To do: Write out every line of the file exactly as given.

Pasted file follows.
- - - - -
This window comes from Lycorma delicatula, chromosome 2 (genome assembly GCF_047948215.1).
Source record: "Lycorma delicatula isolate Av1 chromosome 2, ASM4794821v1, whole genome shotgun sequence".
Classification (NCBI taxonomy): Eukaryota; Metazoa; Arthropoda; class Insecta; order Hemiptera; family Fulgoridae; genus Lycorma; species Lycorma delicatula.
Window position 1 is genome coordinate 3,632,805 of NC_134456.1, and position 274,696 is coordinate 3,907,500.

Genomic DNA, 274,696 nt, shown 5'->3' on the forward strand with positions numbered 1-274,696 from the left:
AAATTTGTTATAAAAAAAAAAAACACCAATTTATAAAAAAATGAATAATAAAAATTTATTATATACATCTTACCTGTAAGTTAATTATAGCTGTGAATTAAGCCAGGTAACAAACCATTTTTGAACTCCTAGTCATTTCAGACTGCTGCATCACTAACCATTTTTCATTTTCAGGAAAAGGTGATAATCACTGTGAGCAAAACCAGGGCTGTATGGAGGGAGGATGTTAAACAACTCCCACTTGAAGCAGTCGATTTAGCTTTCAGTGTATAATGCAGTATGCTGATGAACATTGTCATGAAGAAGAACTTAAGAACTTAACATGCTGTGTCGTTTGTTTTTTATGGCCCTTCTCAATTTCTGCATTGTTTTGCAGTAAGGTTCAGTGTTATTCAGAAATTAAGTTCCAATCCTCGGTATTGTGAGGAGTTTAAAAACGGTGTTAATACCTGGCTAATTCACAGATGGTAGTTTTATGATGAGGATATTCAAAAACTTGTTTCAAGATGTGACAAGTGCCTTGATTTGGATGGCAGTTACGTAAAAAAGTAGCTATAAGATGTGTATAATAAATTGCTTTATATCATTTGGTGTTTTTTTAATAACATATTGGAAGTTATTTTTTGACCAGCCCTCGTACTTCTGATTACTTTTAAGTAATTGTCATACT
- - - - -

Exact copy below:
This window comes from Lycorma delicatula, chromosome 2 (genome assembly GCF_047948215.1).
Source record: "Lycorma delicatula isolate Av1 chromosome 2, ASM4794821v1, whole genome shotgun sequence".
Classification (NCBI taxonomy): Eukaryota; Metazoa; Arthropoda; class Insecta; order Hemiptera; family Fulgoridae; genus Lycorma; species Lycorma delicatula.
Window position 1 is genome coordinate 3,632,805 of NC_134456.1, and position 274,696 is coordinate 3,907,500.

Genomic DNA, 274,696 nt, shown 5'->3' on the forward strand with positions numbered 1-274,696 from the left:
AAATTTGTTATAAAAAAAAAAAACACCAATTTATAAAAAAATGAATAATAAAAATTTATTATATACATCTTACCTGTAAGTTAATTATAGCTGTGAATTAAGCCAGGTAACAAACCATTTTTGAACTCCTAGTCATTTCAGACTGCTGCATCACTAACCATTTTTCATTTTCAGGAAAAGGTGATAATCACTGTGAGCAAAACCAGGGCTGTATGGAGGGAGGATGTTAAACAACTCCCACTTGAAGCAGTCGATTTAGCTTTCAGTGTATAATGCAGTATGCTGATGAACATTGTCATGAAGAAGAACTTAAGAACTTAACATGCTGTGTCGTTTGTTTTTTATGGCCCTTCTCAATTTCTGCATTGTTTTGCAGTAAGGTTCAGTGTTATTCAGAAATTAAGTTCCAATCCTCGGTATTGTGAGGAGTTTAAAAACGGTGTTAATACCTGGCTAATTCACAGATGGTAGTTTTATGATGAGGATATTCAAAAACTTGTTTCAAGATGTGACAAGTGCCTTGATTTGGATGGCAGTTACGTAAAAAAGTAGCTATAAGATGTGTATAATAAATTGCTTTATATCATTTGGTGTTTTTTTAATAACATATTGGAAGTTATTTTTTGACCAGCCCTCGTACTTCTGATTACTTTTAAGTAATTGTCATACT